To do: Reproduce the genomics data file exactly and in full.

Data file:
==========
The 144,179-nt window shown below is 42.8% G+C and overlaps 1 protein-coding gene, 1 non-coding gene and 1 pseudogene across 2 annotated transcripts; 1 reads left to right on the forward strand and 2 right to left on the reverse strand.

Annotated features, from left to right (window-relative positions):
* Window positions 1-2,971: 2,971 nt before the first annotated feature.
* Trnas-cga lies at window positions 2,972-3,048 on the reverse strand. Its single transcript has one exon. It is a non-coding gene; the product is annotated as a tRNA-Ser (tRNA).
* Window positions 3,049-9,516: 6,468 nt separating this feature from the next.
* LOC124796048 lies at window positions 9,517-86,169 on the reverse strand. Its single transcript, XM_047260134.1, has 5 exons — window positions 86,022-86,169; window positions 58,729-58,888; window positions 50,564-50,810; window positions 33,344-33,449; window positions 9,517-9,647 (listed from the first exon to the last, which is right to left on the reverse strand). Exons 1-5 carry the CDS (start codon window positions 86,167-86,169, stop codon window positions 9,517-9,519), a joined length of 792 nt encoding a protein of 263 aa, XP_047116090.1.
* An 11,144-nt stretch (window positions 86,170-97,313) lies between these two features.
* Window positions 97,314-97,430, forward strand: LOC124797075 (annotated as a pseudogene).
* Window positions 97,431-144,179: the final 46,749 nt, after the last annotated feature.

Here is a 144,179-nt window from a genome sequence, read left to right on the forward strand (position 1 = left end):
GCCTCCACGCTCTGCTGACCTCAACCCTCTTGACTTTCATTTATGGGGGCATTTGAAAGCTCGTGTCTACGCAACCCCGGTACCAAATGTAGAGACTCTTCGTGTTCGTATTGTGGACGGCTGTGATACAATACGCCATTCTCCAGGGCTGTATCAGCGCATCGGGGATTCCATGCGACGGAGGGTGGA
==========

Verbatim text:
The 144,179-nt window shown below is 42.8% G+C and overlaps 1 protein-coding gene, 1 non-coding gene and 1 pseudogene across 2 annotated transcripts; 1 reads left to right on the forward strand and 2 right to left on the reverse strand.

Annotated features, from left to right (window-relative positions):
* Window positions 1-2,971: 2,971 nt before the first annotated feature.
* Trnas-cga lies at window positions 2,972-3,048 on the reverse strand. Its single transcript has one exon. It is a non-coding gene; the product is annotated as a tRNA-Ser (tRNA).
* Window positions 3,049-9,516: 6,468 nt separating this feature from the next.
* LOC124796048 lies at window positions 9,517-86,169 on the reverse strand. Its single transcript, XM_047260134.1, has 5 exons — window positions 86,022-86,169; window positions 58,729-58,888; window positions 50,564-50,810; window positions 33,344-33,449; window positions 9,517-9,647 (listed from the first exon to the last, which is right to left on the reverse strand). Exons 1-5 carry the CDS (start codon window positions 86,167-86,169, stop codon window positions 9,517-9,519), a joined length of 792 nt encoding a protein of 263 aa, XP_047116090.1.
* An 11,144-nt stretch (window positions 86,170-97,313) lies between these two features.
* Window positions 97,314-97,430, forward strand: LOC124797075 (annotated as a pseudogene).
* Window positions 97,431-144,179: the final 46,749 nt, after the last annotated feature.

Here is a 144,179-nt window from a genome sequence, read left to right on the forward strand (position 1 = left end):
GCCTCCACGCTCTGCTGACCTCAACCCTCTTGACTTTCATTTATGGGGGCATTTGAAAGCTCGTGTCTACGCAACCCCGGTACCAAATGTAGAGACTCTTCGTGTTCGTATTGTGGACGGCTGTGATACAATACGCCATTCTCCAGGGCTGTATCAGCGCATCGGGGATTCCATGCGACGGAGGGTGGA